Goldkamp had placed typewriters all over the city for passersby to use, writing a note, story or poem for their fellow St. Louisans and adding to a collaborative, free-form depiction of what's going on in the minds of those living in or near the city.

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PHOTOS: Faring Purth's Completed Cherokee Street Mural Is Haunting, Eerily Beautiful

Categories: Arts

Danny Wicentowski
Faring Purth named her Prime.

Stretching across a brick wall at Cherokee Street and Jefferson Avenue, it's the kind of mural that makes pedestrians and stop and stare: A female figure 100 feet wide and 40 feet tall, bent in fetal crouch, her right hand holding a human heart and her left releasing an owl into the St. Louis sky.

Late last month, Purth, a widely traveled street artist, became the target of criticism when two local artists interpreted an early stage of Prime -- then just black silhouette of base coat paint -- as racially insensitive and unfemininist. Both artists later offered apologies.

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Firecracker Press Opens Second Location in Old North St. Louis; Plans Printmaking Nonprofit

Categories: Arts, Community

Photos: Chad Garrison
The second location of Firecracker Press on North 14th Street. The space will also be home to a nonprofit arts studio, Central Print.
The St. Louis letterpress shop known for its iconic concert and event posters has added a second storefront in the recently renovated Crown Square district of Old North St. Louis.

Firecracker Press moved into its newest digs at 2612 North 14th St. earlier this year and has grand designs for the space that -- at 8,000 square feet -- is nearly three times the size of its original storefront on Cherokee Street. Part of the plans for the new site include the launch of a nonprofit called Central Print.

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Podcast: Wes Anderson's Grand Budapest Hotel Is Surprisingly Great

Categories: Arts

On this week's Voice Film Club podcast, L.A. Weekly film critic Amy Nicholson admits her surprise at actually enjoying Wes Anderson's latest movie, The Grand Budapest Hotel, and discusses her recent longform piece on the death of the romantic comedy.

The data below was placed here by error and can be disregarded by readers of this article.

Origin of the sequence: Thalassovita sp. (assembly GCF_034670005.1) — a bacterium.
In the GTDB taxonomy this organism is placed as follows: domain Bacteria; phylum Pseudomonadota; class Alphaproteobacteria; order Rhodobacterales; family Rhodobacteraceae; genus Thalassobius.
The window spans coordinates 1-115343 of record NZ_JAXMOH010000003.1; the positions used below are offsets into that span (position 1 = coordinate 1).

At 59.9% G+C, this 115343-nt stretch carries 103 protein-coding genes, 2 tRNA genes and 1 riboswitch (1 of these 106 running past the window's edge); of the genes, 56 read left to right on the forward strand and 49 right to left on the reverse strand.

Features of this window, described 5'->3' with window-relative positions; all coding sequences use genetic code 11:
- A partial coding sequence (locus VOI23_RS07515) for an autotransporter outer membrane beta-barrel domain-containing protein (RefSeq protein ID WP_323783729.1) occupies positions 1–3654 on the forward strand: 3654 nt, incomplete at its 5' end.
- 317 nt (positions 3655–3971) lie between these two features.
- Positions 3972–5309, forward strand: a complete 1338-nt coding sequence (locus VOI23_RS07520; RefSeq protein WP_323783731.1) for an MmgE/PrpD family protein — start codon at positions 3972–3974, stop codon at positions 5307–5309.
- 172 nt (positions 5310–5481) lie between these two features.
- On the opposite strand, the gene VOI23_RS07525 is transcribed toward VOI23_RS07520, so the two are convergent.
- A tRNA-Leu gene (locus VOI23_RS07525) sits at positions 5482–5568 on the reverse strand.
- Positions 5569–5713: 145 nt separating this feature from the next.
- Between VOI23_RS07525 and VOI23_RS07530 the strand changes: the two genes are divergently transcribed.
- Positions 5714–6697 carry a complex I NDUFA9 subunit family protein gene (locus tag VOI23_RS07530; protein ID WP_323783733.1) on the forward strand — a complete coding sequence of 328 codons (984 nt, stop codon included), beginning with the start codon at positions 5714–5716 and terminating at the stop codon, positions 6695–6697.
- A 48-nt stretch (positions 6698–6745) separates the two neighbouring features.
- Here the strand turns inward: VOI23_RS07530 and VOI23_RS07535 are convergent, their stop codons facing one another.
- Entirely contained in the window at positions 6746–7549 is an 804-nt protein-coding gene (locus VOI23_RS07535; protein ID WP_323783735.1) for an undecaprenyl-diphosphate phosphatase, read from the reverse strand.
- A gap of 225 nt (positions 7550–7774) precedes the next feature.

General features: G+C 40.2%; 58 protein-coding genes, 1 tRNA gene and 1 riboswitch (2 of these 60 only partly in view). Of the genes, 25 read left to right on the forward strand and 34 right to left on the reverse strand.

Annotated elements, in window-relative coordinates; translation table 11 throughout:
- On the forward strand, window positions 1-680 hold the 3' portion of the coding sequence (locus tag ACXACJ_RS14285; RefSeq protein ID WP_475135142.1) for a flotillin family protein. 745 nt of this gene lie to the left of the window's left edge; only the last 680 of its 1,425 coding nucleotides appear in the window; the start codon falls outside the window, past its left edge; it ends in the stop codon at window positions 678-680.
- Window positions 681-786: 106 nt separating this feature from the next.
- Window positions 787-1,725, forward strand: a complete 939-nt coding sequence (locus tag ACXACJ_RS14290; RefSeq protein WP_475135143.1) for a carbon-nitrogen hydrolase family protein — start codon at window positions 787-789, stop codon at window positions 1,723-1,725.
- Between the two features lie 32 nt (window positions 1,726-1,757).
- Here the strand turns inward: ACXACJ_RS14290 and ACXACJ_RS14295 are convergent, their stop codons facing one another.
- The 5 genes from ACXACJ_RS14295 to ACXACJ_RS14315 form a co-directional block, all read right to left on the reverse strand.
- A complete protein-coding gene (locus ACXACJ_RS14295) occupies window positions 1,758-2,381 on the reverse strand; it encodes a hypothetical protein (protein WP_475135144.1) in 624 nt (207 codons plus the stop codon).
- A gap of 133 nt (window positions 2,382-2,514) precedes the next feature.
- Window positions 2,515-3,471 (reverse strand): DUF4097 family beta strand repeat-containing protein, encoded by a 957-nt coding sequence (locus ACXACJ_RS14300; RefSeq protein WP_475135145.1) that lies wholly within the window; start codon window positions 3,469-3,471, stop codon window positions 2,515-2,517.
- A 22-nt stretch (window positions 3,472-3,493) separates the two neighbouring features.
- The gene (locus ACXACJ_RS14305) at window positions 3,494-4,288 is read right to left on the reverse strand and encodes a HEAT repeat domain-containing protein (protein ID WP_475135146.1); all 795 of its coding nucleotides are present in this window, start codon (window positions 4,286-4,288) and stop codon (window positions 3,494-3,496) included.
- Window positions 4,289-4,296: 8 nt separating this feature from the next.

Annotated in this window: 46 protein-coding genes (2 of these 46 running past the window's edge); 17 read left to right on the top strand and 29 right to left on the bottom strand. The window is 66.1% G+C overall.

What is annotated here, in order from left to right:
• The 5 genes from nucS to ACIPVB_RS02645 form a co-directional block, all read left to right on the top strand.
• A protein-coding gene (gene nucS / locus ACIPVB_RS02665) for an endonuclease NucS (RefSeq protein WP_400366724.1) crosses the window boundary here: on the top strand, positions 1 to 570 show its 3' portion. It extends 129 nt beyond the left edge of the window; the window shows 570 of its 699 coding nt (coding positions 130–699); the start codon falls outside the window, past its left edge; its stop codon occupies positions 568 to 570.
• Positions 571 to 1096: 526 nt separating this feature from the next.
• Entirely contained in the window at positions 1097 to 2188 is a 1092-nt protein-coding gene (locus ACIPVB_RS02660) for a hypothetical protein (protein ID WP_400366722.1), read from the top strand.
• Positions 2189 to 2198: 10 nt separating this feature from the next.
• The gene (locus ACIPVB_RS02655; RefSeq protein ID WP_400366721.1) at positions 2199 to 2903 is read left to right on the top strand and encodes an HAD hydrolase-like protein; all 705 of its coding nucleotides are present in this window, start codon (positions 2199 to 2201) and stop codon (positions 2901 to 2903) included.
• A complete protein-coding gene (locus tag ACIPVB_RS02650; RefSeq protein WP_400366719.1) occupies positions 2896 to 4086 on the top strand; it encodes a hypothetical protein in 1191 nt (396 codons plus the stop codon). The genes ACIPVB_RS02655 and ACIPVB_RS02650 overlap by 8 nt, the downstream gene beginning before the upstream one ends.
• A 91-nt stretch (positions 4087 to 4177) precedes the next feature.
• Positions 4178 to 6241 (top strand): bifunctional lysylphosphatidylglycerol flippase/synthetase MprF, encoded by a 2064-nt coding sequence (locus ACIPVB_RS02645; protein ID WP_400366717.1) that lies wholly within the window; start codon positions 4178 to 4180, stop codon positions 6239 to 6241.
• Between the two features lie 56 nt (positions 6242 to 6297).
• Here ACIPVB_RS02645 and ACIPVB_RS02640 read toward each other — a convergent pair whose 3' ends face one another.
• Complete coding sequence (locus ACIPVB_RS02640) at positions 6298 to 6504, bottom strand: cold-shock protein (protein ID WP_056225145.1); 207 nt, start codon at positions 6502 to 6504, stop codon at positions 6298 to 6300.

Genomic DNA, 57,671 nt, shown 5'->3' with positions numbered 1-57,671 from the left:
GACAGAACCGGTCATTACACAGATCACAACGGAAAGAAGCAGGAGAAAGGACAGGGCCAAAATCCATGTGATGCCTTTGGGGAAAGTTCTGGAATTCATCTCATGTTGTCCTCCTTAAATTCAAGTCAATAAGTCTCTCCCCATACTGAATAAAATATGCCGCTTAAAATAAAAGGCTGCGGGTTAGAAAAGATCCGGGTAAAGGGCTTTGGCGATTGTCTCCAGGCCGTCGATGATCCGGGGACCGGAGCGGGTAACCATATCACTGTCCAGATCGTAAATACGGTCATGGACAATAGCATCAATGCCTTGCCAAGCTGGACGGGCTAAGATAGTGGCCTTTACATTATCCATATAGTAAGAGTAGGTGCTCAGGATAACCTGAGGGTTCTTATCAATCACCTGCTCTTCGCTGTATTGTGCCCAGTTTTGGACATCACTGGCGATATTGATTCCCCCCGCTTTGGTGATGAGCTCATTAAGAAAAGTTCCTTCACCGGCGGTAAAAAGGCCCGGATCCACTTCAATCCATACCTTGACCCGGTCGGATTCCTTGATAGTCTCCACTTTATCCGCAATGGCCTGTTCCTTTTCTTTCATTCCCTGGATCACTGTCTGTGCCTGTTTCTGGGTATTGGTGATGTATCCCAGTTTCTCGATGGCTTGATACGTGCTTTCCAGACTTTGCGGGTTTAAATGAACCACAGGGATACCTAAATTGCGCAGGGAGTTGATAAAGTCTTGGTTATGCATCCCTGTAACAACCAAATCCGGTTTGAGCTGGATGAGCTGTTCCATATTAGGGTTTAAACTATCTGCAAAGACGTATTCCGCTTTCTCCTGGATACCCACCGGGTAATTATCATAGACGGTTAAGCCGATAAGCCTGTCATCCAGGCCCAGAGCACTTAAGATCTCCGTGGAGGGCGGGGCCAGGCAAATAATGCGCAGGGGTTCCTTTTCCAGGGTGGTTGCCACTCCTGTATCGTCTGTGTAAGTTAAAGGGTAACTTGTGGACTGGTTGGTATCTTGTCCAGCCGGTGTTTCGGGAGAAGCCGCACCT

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PHOTOS: Faring Purth's Cherokee Street Mural is Mesmerizing and It's Not Even Done Yet

Categories: Arts

Allison Babka
Faring Purth's Cherokee Street mural.
Street artist Faring Purth is adding layer upon layer to her Cherokee Street mural, causing passersby to stop, stare, wonder and, often, snap a photo of her work in progress.

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Former NPR Producer Brings Three "Crazy Talented" Young French Filmmakers To STL

Categories: Arts, Movies

Theo Reynal, one of three French filmmakers who spent two weeks scouting locations in St. Louis
Seán Collins is a consummate veteran radio producer. The St. Louisan spent twenty years producing for NPR on national shows like All Things Considered, Morning Edition and This American Life.

But Collins never produced a film. Until now. In 2009, he became enamored with the talent of a sixteen-year-old French filmmaker, Aurélien Loevenbruck. Two weeks ago, Collins brought Loevenbruck and two other teenaged film prodigies to St. Louis to scout locations for an ambitious historical epic.

"They look youthful, they are youthful, but they're crazy talented," says Collins, who is co-writing the script for The Ground Beneath Our Feet. "They get how to tell this kind of story."